MCC’s 2018 legislative agenda shows relationship between issues

By Maria Wiering
For The Visitor

Everything is connected. It’s a point at the core of Pope Francis’ 2015 encyclical “Laudato Si’,” and it’s an axiom the Minnesota Catholic Conference plans to emphasize during the Minnesota State Legislature’s 2018 session, which begins Feb. 20.

“The purpose … is to transcend the partisan divide, and at the same time, help legislators understand the connection between the issues,” said Jason Adkins, MCC executive director.

Adkins identified two themes — fighting the commodification of the human person and caring for “our common home” — that will shape the crux of the MCC’s work this session. Because Minnesota’s government is divided between a Democratic governor and Republican-led legislature, there’s not a lot of hope of getting significant work done, Adkins said. So, as the public policy voice of the Catholic Church in Minnesota, the MCC is looking for places where laws can be “prudently improved,” he said.

Jason Atkins is executive director of the Minnesota Catholic Conference.

Within the MCC’s first theme, fighting human commodification, the MCC is backing legislation that aims to create new fines and penalties for illegal pornography activities, such as child pornography use, that will fund the state’s Safe Harbor Program, which fights human sex trafficking and helps victims.

The bill “publicly recognizes the link between pornography and human trafficking,” Adkins said. “Pornography is really just prostitution caught on film.”

Within the same theme, the MCC is also supporting the creation of a regulatory framework around the practice of commercial gestational surrogacy in the state, based on recommendations made by the 2016 legislative commission that studied the issue.

Prior to this year, the MCC had opposed the creation of a surrogacy market through legislation. MCC’s proposed regulatory framework would allow some surrogacy arrangements, but commercial surrogacy — in which surrogates and brokers receive compensation — would be banned.

Like the MCC’s approach to ending abortion, Adkins said, supporting robust surrogacy regulation in a state without any is an incremental approach toward “a better solution.”

He noted that it was especially appropriate to focus on the issue of human commodification in 2018, the 50th anniversary of “Humanae Vitae,” Pope Paul VI’s 1968 encyclical affirming the church’s teaching on marriage, sex and birth control.

“What we see in human trafficking, surrogacy and pornography are really the natural logical outcomes from a broader embrace of contraception, or to say that sex can be separated from procreation,” Adkins said. “We have procreation outside of sex with surrogacy, or sex outside of procreation in terms of human trafficking and pornography. It’s what happens when you dissect the unitive and procreative aspects of the marital act and take them outside of marriage. These are the results.”

The second of the MCC’s 2018 themes — care for “our common home” — involves three pieces of legislation. The first is to enshrine in Minnesota law that the right to water is a fundamental human right and that access to safe drinking water is a policy that always should be considered in decision-making about the state’s natural resources. The legislation is the Human Right to Water Bill, H.F.1095/S.F. 1968.

The second legislative piece aims to combat water scarcity issues by allowing system implementation for wastewater recycling, or the use of “gray water” — such as water collected from rain gutters — in construction projects, thereby reducing wastewater treatment burdens on local governments. The practice of diverting wastewater for use is limited in some municipalities, Adkins said, and this legislation aims to encourage the use of gray water systems.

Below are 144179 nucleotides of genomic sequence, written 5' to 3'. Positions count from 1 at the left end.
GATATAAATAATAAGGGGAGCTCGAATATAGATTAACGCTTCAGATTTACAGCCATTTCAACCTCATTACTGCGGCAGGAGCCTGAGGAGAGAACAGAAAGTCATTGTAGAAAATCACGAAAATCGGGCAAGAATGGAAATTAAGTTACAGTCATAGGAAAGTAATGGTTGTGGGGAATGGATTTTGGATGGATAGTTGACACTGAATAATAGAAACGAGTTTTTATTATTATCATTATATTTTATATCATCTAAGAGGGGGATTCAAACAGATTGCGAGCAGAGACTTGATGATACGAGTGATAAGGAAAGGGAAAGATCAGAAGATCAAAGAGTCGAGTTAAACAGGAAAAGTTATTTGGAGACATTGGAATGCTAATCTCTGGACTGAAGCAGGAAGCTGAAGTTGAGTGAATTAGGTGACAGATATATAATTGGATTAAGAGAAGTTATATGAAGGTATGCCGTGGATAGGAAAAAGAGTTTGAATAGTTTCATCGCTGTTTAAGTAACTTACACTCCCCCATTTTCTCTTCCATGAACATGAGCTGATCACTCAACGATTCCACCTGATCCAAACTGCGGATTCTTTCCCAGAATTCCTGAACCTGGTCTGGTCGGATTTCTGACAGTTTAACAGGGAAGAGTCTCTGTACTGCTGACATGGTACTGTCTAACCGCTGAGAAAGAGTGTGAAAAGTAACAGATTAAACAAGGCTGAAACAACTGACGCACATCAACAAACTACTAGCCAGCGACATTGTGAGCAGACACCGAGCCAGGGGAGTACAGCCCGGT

The third part is affordable housing. MCC is backing legislation that would promote the preservation of existing low-income housing and bonds to build more.

“Connecting the cry of the earth with the cry of the poor [and] care for our common home also means not just natural ecology but human ecology, and affordable housing is a key factor in fighting poverty,” Adkins said.

He said the water issues are likely to draw bipartisan support.

Going forward, MCC expects to select advocacy themes that will combine two or three pieces of legislation for each session. Adkins hopes this approach makes its objectives clearer, both to legislators and Catholics.

“People are often confused about what ties our advocacy together,” Adkins said, noting that many other policy-focused organizations have a narrow focus. “We want to be more intentional about saying these things are connected. This is why we’re doing this: because we want to fight the commodification of human persons, and we want to care for our common home.”

Adkins anticipates that the session’s big issue will be state tax law conformity with the federal tax bill Congress passed in December. MCC is exploring how the law might impact larger families with deductions and credits, and how it might affect charitable contributions. Adkins is optimistic that the 529 savings plan expansion for tuition will have a positive impact on Catholic education.

 


 

Capitol 101

The Minnesota Catholic Conference is launching a new initiative: three Capitol 101 events to help Catholics understand the legislative process and key issues, and visit the State Capitol. The event will run 9 a.m. to noon Feb. 26, March 16 and April 17. For more information, visit mncatholic.org.

It also co-sponsors the Joint Religious Legislative Coalition and its annual Day on the Hill, an ecumenical effort to combat poverty and work for social justice, March 13. For more information, visit jrlc.org.

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The Visitor is the official newpaper for the Diocese of Saint Cloud.

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